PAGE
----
On September 9, the Massachusetts Attorney General announced that her office, along with 12 other states and the District of Columbia, had filed with the U.S. Supreme Court an amicus brief supporting the plaintiff-respondent in Spokeo v. Robins. (Previous InfoBytes coverage can be seen here). The putative class-action plaintiff in that case claimed that an online data broker published inaccurate information about him in violation of the Fair Credit Reporting Act (FCRA). Reversing the district court, the U.S. Court of Appeals for the Ninth Circuit held that the violation of a statutory right created by FCRA was, in itself, a sufficient injury to confer standing to sue under Article III of the Constitution. In their multistate amicus brief, the AGs argued that the Supreme Court should affirm this holding. The states asserted that businesses frequently rely on consumer data profiles to make important credit, employment, housing, and insurance decisions. However, “the damage done by . . . an inaccurate data profile is frequently impossible for the affected consumer to detect or quantify,” they argued. Accordingly, “Congress rightly has authorized statutory damages for a willful violation of the FCRA.” The AGs asserted that, given their limited resources, statutory damage cases and private class actions are needed to supplement their own consumer protection actions.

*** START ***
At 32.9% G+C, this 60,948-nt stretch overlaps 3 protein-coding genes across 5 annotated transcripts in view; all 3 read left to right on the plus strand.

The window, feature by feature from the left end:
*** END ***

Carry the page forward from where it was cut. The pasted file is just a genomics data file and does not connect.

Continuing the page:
On June 25, the Supreme Court in Texas Department of Housing and Community Affairs v. Inclusive Communities Project, Inc. held that disparate-impact claims are cognizable under the Fair Housing Act (FHA). The Court, in a 5-4 decision, concluded that the FHA permits disparate-impact claims based on its interpretation of the FHA’s language, the amendment history of the FHA, and the purpose of the FHA.
Applicability to ECOA
When certiorari was granted in Inclusive Communities, senior officials from the CFPB and DOJ made clear that they would continue to enforce the disparate impact theory under the Equal Credit Opportunity Act (ECOA) even if the Supreme Court held that disparate-impact claims were not cognizable under the FHA. It is reasonable to expect that the Court’s decision will embolden the agencies, as well as private litigants, to assert even more aggressively the disparate impact theory under ECOA. Read more…